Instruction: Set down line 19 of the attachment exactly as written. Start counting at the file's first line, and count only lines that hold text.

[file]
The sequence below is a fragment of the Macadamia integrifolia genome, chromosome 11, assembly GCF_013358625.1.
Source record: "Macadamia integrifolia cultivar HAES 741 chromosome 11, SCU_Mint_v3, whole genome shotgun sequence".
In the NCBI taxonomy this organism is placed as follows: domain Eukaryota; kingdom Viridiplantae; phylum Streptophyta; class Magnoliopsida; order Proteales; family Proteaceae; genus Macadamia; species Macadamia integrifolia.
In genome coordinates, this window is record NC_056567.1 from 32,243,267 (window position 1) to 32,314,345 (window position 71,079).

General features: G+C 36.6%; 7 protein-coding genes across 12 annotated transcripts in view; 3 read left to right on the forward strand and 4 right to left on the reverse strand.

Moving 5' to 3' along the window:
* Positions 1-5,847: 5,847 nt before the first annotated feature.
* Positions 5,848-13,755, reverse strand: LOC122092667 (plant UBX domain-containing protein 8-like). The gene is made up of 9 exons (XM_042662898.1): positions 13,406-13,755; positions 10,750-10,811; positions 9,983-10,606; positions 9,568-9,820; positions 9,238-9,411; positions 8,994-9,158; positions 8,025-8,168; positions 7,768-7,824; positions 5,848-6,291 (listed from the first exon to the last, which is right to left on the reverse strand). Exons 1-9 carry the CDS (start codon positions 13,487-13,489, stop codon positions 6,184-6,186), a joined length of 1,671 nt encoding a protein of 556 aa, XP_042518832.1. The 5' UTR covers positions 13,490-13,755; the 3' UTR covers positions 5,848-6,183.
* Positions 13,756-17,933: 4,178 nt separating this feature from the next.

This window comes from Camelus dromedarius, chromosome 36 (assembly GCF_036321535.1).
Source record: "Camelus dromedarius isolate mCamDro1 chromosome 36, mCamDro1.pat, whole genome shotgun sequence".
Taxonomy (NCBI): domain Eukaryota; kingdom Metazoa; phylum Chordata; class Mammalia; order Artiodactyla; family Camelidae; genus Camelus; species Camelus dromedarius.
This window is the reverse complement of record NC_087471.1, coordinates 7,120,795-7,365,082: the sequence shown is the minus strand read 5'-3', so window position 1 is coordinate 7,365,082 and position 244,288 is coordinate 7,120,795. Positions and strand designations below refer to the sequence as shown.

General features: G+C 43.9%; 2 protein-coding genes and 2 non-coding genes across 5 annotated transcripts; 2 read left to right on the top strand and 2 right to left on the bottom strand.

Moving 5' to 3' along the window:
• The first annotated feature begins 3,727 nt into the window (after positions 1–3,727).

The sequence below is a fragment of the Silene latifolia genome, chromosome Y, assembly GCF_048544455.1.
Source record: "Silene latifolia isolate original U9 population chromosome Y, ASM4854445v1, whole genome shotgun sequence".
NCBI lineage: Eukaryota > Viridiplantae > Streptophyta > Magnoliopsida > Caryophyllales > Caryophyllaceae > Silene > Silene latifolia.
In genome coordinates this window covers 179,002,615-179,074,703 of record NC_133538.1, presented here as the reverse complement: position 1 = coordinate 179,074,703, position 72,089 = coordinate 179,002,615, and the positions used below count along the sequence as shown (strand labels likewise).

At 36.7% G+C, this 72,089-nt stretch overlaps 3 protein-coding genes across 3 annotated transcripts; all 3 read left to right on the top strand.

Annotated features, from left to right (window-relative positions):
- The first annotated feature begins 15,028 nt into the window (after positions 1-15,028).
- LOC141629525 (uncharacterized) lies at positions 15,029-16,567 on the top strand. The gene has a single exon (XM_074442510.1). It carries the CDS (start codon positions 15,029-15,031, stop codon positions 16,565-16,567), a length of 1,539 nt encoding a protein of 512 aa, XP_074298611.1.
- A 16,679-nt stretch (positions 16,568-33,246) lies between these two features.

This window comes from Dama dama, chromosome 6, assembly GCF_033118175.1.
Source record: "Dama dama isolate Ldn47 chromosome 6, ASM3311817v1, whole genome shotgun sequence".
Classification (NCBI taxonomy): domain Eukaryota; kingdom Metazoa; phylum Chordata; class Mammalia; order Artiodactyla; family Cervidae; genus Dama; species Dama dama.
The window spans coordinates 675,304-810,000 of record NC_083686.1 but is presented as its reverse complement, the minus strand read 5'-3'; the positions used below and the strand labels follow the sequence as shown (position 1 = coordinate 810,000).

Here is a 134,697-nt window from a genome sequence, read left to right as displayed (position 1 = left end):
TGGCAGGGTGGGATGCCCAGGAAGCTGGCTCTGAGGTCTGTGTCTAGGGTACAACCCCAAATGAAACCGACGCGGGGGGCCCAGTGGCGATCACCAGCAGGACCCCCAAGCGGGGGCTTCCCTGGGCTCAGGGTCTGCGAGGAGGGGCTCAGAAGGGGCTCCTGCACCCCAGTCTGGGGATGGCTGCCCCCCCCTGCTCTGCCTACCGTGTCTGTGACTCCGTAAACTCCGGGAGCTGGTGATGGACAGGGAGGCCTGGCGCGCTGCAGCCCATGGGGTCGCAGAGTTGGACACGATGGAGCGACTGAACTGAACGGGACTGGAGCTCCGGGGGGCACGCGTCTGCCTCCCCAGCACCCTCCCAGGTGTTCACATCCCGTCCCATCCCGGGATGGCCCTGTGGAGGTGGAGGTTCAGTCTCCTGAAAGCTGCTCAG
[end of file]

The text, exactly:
NCBI lineage: Eukaryota > Viridiplantae > Streptophyta > Magnoliopsida > Caryophyllales > Caryophyllaceae > Silene > Silene latifolia.